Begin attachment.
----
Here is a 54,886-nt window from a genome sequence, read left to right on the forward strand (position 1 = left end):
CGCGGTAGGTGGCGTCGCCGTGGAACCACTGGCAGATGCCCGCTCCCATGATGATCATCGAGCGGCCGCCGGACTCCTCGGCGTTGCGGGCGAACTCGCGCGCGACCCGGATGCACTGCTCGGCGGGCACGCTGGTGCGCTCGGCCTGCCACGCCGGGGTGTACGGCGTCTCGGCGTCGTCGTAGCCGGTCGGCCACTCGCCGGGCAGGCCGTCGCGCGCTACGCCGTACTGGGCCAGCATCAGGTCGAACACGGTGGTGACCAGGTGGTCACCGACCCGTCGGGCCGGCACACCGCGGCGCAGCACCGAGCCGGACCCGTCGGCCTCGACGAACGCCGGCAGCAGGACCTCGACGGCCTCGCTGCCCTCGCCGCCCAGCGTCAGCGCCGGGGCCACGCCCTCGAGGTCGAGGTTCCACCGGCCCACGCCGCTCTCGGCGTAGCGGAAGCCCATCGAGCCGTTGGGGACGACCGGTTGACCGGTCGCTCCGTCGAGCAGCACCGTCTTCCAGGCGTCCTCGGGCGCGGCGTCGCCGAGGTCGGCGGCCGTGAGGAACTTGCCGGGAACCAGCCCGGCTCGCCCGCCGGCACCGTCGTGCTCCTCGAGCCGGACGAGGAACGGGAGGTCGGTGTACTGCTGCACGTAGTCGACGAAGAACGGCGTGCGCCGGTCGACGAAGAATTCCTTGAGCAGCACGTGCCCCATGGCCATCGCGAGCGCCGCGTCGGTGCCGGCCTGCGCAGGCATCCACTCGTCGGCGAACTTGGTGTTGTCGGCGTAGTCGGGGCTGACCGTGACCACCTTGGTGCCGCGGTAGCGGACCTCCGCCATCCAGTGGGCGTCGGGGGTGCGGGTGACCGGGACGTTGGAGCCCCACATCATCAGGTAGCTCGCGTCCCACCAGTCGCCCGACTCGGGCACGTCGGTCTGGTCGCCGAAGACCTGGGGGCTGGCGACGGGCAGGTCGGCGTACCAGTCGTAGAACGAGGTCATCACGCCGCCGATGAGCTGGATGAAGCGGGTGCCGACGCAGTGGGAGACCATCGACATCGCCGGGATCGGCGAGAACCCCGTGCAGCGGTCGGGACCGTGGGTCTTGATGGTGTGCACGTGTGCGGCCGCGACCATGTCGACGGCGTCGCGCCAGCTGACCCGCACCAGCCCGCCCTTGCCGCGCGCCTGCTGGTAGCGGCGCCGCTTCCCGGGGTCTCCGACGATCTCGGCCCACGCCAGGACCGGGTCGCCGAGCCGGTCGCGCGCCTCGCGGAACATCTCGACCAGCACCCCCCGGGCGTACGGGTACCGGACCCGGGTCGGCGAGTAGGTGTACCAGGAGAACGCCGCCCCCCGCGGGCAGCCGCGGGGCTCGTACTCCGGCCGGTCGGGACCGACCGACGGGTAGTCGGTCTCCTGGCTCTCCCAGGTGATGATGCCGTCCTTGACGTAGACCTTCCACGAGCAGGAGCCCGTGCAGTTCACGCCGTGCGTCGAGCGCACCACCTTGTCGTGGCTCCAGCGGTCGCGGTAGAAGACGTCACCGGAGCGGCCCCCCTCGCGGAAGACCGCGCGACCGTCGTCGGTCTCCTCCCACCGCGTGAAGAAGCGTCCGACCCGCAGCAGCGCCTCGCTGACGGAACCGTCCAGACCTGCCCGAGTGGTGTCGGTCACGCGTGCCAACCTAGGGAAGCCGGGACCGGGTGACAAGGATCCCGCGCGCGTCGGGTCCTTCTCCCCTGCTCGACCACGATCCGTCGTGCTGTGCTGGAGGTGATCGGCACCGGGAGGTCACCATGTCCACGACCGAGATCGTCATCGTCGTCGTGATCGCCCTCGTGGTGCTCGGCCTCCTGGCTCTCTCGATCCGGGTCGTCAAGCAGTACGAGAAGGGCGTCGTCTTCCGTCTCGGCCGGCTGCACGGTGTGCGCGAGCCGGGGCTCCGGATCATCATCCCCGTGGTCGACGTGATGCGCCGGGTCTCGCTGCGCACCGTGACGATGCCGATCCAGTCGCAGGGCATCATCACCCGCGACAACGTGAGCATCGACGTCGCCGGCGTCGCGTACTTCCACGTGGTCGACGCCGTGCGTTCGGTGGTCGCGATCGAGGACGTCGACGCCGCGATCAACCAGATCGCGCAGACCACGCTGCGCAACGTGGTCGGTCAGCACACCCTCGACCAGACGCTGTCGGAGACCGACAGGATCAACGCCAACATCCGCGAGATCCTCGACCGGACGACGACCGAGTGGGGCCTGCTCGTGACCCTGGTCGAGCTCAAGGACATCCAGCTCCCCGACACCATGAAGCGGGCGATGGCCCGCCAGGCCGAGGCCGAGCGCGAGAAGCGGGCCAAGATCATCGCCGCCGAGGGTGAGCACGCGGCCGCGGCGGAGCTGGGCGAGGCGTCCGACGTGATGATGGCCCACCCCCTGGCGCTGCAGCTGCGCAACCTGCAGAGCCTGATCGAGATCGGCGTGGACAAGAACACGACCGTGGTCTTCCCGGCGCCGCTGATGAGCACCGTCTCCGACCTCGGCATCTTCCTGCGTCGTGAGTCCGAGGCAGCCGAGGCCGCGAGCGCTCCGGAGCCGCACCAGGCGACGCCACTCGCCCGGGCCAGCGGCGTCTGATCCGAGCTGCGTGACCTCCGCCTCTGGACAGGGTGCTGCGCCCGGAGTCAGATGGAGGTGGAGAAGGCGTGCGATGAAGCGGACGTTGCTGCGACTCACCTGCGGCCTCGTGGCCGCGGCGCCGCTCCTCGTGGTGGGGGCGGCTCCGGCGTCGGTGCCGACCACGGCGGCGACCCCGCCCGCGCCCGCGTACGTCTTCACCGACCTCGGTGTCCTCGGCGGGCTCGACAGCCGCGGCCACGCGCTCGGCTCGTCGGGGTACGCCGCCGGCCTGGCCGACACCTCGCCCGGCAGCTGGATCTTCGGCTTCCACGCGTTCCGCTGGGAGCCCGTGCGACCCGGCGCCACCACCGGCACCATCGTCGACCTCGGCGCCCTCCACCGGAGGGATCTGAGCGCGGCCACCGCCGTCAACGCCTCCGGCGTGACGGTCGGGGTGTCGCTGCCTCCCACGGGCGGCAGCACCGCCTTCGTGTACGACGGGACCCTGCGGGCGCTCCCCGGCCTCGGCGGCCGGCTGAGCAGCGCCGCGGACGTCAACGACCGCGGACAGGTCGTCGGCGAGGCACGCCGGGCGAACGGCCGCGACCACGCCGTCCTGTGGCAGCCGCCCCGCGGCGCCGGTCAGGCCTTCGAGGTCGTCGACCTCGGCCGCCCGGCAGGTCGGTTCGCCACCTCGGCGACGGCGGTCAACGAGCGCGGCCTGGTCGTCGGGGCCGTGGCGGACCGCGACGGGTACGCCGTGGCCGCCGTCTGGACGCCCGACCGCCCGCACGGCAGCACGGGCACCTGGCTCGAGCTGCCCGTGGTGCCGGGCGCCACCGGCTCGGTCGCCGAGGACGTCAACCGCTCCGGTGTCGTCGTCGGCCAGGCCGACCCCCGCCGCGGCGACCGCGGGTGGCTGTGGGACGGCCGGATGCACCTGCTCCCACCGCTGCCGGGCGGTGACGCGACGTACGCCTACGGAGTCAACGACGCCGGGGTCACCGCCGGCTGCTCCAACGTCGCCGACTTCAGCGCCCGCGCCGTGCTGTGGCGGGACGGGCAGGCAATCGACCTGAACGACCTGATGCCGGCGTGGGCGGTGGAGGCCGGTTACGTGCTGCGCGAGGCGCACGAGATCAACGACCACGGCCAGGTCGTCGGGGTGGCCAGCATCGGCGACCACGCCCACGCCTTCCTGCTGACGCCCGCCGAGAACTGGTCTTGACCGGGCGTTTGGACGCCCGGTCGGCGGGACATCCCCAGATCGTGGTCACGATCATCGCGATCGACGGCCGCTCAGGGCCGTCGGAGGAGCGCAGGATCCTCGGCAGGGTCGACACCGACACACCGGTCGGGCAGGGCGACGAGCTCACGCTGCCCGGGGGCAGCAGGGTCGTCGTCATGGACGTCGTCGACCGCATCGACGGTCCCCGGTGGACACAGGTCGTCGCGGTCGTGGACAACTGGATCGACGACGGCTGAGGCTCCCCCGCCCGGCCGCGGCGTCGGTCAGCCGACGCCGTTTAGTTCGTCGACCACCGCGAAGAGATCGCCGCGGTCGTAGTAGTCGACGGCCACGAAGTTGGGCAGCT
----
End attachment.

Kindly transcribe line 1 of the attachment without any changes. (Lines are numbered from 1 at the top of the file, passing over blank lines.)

Here is a 54,886-nt window from a genome sequence, read left to right on the forward strand (position 1 = left end):